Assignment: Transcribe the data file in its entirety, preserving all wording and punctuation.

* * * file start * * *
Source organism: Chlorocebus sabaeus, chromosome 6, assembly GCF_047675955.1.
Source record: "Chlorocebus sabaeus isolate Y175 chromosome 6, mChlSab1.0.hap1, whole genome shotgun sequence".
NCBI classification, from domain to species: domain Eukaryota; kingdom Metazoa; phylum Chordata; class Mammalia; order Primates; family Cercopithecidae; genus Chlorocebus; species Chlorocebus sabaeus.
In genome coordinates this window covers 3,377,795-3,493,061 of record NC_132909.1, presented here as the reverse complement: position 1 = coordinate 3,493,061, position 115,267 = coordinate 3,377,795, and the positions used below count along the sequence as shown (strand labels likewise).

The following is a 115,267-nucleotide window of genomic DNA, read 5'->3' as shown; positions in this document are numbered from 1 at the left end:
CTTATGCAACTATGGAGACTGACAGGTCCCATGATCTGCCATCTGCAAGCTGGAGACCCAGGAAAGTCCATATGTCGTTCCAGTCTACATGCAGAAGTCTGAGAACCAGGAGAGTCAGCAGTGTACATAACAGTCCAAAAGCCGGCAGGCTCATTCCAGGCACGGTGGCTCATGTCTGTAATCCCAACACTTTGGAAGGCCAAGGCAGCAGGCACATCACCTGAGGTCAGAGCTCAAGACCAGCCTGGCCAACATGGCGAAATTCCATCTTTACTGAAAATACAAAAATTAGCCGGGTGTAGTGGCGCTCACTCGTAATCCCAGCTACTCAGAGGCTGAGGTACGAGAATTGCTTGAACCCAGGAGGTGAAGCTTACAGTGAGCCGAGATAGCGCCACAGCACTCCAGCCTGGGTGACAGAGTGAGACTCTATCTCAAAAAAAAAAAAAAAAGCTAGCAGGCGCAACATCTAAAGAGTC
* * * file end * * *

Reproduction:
Source organism: Chlorocebus sabaeus, chromosome 6, assembly GCF_047675955.1.
Source record: "Chlorocebus sabaeus isolate Y175 chromosome 6, mChlSab1.0.hap1, whole genome shotgun sequence".
NCBI classification, from domain to species: domain Eukaryota; kingdom Metazoa; phylum Chordata; class Mammalia; order Primates; family Cercopithecidae; genus Chlorocebus; species Chlorocebus sabaeus.
In genome coordinates this window covers 3,377,795-3,493,061 of record NC_132909.1, presented here as the reverse complement: position 1 = coordinate 3,493,061, position 115,267 = coordinate 3,377,795, and the positions used below count along the sequence as shown (strand labels likewise).

The following is a 115,267-nucleotide window of genomic DNA, read 5'->3' as shown; positions in this document are numbered from 1 at the left end:
CTTATGCAACTATGGAGACTGACAGGTCCCATGATCTGCCATCTGCAAGCTGGAGACCCAGGAAAGTCCATATGTCGTTCCAGTCTACATGCAGAAGTCTGAGAACCAGGAGAGTCAGCAGTGTACATAACAGTCCAAAAGCCGGCAGGCTCATTCCAGGCACGGTGGCTCATGTCTGTAATCCCAACACTTTGGAAGGCCAAGGCAGCAGGCACATCACCTGAGGTCAGAGCTCAAGACCAGCCTGGCCAACATGGCGAAATTCCATCTTTACTGAAAATACAAAAATTAGCCGGGTGTAGTGGCGCTCACTCGTAATCCCAGCTACTCAGAGGCTGAGGTACGAGAATTGCTTGAACCCAGGAGGTGAAGCTTACAGTGAGCCGAGATAGCGCCACAGCACTCCAGCCTGGGTGACAGAGTGAGACTCTATCTCAAAAAAAAAAAAAAAAGCTAGCAGGCGCAACATCTAAAGAGTC